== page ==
CAFER – The shadow on the future of Turkey

The shadow on the future of TurkeyPrime Minister and presidential candidate Recep Tayyip ErdoIanand#39s andquotcauseandquot is now recognized on a global scale. Analyses that suggest he wants to be a despot, which places him in the authoritarian rather than democraticliberal camp, certainly have merits.

Germanyand#39s influential political weekly magazine Der Spiegel had ErdoIan on its cover last week. The cover story was titled andquotThe ErdoIan state.

andquot The analysis tried to find an answer to the question andquotWill Turkey be free under ErdoIan if he is elected president?andquotIn recent months, many newspapers and journals in Europe and the United States have published similar analyses. We know that ErdoIan and his cronies tend to react harshly to such publications and that they use such stories and analyses to manipulate the public perception, saying andquotOutside circles are jealous of us.

andquot This is possibly what will happen to Der Spiegel. The ruling Justice and Development Party (AKP) is already angry at the German government in connection with the recognition of Alevisand#39 rights.

As you may remember, ErdoIan has defined Germanyand#39s recognition of the rights of Alevis living in Germany as andquotseparatismandquotWhen the ErdoIan-led AKP came to power in 2002, Turkey was feeling pressure about the need for democratic change, which could no longer be postponed. With a mentality that supported andquotstatus quoandquot governance, Turkey could not move forward.

Aertising itself as a andquotpro-changeandquot party, the AKP seemed to recognize this need. As those political parties that failed to see the need for change suffered a fatal defeat in the elections, the surviving parties were not as convincing as the AKP regarding andquotchange.

andquot I would safely argue that the AKPand#39s election success was the result of the opposition partiesand#39 failure.Following a referendum in 2010 and especially after the 2011 elections, ErdoIan and the AKP quickly moved away from andquotpro-changeandquot policies and assumed the current identity.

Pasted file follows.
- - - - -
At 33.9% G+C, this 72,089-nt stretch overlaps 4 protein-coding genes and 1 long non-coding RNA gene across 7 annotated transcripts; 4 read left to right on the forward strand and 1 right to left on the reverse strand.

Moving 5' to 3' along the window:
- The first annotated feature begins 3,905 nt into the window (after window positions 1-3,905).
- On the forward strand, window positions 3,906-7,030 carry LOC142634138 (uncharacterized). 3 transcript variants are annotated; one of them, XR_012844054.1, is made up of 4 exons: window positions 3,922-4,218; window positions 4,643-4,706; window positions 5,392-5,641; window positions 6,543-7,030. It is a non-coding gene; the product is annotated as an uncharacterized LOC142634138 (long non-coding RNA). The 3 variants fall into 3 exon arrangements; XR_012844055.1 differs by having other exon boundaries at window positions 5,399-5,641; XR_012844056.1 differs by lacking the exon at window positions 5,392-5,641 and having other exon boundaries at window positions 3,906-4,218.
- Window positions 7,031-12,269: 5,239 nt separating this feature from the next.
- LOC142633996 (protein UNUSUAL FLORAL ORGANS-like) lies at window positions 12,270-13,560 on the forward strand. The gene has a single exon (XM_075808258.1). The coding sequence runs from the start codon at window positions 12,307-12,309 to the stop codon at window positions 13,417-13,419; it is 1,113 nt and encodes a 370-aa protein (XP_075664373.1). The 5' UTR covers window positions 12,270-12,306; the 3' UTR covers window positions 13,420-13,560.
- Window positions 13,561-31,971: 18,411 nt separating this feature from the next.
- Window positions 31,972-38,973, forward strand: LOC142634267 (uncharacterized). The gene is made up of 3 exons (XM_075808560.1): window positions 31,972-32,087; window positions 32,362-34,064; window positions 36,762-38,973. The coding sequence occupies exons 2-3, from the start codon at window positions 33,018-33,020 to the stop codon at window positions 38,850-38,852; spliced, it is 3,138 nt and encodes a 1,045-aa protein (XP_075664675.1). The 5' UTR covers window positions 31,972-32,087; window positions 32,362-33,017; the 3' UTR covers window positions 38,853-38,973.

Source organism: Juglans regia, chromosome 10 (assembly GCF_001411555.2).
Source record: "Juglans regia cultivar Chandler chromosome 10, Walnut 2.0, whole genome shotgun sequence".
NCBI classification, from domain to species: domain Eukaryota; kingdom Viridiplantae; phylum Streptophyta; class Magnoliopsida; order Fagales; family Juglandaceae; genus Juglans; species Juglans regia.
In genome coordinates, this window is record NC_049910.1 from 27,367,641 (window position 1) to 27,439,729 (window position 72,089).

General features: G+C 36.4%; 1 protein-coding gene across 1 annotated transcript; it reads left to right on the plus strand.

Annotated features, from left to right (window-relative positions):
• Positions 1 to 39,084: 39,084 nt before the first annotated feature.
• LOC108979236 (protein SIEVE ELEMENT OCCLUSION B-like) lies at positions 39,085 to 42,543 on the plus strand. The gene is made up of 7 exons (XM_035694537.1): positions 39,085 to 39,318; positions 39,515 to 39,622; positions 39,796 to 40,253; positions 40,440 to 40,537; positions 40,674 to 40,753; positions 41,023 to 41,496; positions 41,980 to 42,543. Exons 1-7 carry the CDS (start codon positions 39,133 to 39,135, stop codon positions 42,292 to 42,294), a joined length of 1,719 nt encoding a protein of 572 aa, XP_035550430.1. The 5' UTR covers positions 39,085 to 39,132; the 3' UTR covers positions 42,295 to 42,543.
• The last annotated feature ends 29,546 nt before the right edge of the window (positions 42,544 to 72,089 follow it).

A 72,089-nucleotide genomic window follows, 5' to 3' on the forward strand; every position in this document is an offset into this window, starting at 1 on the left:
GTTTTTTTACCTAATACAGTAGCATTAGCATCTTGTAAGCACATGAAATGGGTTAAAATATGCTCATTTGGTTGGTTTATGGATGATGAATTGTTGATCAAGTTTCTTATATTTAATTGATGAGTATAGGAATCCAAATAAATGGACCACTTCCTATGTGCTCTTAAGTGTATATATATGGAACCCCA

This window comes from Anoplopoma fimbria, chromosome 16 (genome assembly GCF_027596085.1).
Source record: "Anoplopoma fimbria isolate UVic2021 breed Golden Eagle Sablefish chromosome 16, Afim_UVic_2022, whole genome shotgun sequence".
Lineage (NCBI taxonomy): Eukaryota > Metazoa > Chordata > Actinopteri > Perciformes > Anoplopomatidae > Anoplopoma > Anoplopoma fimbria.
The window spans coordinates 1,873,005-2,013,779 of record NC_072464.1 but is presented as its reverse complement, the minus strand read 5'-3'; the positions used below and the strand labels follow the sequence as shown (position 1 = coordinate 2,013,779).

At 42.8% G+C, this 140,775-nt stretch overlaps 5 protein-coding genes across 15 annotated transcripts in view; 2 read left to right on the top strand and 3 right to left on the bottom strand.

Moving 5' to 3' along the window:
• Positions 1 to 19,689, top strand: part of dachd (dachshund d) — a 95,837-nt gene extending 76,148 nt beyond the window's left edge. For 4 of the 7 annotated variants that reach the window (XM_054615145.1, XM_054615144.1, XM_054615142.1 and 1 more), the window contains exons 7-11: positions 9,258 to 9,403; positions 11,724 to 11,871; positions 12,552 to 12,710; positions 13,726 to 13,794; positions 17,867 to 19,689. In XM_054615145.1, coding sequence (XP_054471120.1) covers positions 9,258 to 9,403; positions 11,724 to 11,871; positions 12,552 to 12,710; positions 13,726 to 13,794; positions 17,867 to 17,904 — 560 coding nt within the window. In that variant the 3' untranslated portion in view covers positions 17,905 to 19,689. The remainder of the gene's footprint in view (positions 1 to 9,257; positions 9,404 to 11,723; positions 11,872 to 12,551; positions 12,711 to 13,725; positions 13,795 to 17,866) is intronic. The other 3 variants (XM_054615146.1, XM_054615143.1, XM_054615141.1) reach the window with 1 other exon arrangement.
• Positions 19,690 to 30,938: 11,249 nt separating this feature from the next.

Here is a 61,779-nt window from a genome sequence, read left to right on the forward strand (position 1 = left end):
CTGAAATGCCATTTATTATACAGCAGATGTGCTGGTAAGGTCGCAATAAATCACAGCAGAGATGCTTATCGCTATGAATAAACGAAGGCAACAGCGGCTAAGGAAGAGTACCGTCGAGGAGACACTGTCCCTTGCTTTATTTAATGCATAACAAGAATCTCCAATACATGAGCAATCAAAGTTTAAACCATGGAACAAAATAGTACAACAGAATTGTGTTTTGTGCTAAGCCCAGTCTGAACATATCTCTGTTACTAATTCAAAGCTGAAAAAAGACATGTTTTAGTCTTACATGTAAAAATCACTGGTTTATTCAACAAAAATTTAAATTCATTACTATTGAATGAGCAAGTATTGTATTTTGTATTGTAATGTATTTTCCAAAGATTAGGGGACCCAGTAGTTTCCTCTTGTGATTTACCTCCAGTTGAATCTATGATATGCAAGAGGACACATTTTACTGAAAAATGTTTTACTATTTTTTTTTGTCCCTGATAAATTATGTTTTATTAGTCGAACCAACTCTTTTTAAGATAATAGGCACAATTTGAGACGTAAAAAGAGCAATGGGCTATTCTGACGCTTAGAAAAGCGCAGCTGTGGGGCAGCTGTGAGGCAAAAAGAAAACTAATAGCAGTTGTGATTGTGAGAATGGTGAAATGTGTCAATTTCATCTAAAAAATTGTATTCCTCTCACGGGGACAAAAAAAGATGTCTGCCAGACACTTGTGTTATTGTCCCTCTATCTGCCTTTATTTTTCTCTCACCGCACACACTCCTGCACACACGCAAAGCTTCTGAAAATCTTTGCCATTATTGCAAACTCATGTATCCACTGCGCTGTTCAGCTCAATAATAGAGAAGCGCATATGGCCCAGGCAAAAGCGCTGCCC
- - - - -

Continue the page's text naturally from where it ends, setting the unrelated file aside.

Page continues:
In the wake of the graft and bribery probes of Dec. 17 and 25, ErdoIan and the AKP were restored to their original essences.

Instead of facilitating judicial processes regarding corruption allegations, ErdoIan opted to fight these allegations and started to take the entire state apparatus under his strict control. Labeling the graft probe as an attempted andquotcoupandquot by a andquotparallel state,andquot he made many people believe his lies and used this discourse as an excuse for establishing a andquotone-party regime.

andquotErdoIanand#39s plan is obvious. He will become president.

He will start to implement a de facto presidential system He will use all the powers and authorities available under the Constitution of the coup regime of Sept. 12, 1980.

For instance, he will preside over all Cabinet meetings. He will hand pick a person to be prime minister His control over the judiciary and legal institutions will continue.

During the parliamentary elections of 2015, he will act like a party leader — not as an impartial president — so his party can come to power as a single party. After ensuring this, he will declare the victory of a andquotone-manandquot regime.

If he can ensure that his party secures enough seats to change the Constitution, he will amend the Constitution to formalize the presidential systemThis is the essence of ErdoIan andquotcause.andquot This plan does not have democracy, freedom or a permanent solution to Turkeyand#39s deep-rooted problems and lack of social peace.

These are the andquotusefulandquot arguments for ErdoIan as long as they serve his purposes.However, Turkeyand#39s future must be democratic, and those who see democracy as an andquotinstrumentandquot to perpetuate their rule are nothing but shadows on this future.

SOURCE: Today’s Zaman